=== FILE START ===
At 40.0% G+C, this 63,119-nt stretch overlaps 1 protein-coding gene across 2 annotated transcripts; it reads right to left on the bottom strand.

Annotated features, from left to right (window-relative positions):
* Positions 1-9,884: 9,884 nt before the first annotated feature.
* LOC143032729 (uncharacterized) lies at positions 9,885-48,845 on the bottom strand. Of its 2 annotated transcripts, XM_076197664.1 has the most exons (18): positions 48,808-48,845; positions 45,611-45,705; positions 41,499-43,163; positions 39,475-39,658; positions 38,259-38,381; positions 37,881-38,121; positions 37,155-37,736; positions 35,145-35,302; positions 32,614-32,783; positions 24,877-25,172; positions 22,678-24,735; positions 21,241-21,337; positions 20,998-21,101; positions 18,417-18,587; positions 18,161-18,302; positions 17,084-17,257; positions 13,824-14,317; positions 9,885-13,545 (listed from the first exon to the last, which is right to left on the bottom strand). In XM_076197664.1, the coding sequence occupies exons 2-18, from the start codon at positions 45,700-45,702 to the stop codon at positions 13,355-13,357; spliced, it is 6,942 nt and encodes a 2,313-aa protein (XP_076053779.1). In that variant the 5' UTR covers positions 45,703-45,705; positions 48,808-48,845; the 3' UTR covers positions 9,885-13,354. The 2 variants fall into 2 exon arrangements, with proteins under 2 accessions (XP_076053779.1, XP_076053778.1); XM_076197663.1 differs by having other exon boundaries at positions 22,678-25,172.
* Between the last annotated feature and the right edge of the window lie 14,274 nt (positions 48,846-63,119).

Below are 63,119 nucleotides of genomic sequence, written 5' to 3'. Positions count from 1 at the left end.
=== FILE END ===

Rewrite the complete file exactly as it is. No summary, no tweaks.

At 40.0% G+C, this 63,119-nt stretch overlaps 1 protein-coding gene across 2 annotated transcripts; it reads right to left on the bottom strand.

Annotated features, from left to right (window-relative positions):
* Positions 1-9,884: 9,884 nt before the first annotated feature.
* LOC143032729 (uncharacterized) lies at positions 9,885-48,845 on the bottom strand. Of its 2 annotated transcripts, XM_076197664.1 has the most exons (18): positions 48,808-48,845; positions 45,611-45,705; positions 41,499-43,163; positions 39,475-39,658; positions 38,259-38,381; positions 37,881-38,121; positions 37,155-37,736; positions 35,145-35,302; positions 32,614-32,783; positions 24,877-25,172; positions 22,678-24,735; positions 21,241-21,337; positions 20,998-21,101; positions 18,417-18,587; positions 18,161-18,302; positions 17,084-17,257; positions 13,824-14,317; positions 9,885-13,545 (listed from the first exon to the last, which is right to left on the bottom strand). In XM_076197664.1, the coding sequence occupies exons 2-18, from the start codon at positions 45,700-45,702 to the stop codon at positions 13,355-13,357; spliced, it is 6,942 nt and encodes a 2,313-aa protein (XP_076053779.1). In that variant the 5' UTR covers positions 45,703-45,705; positions 48,808-48,845; the 3' UTR covers positions 9,885-13,354. The 2 variants fall into 2 exon arrangements, with proteins under 2 accessions (XP_076053779.1, XP_076053778.1); XM_076197663.1 differs by having other exon boundaries at positions 22,678-25,172.
* Between the last annotated feature and the right edge of the window lie 14,274 nt (positions 48,846-63,119).

Below are 63,119 nucleotides of genomic sequence, written 5' to 3'. Positions count from 1 at the left end.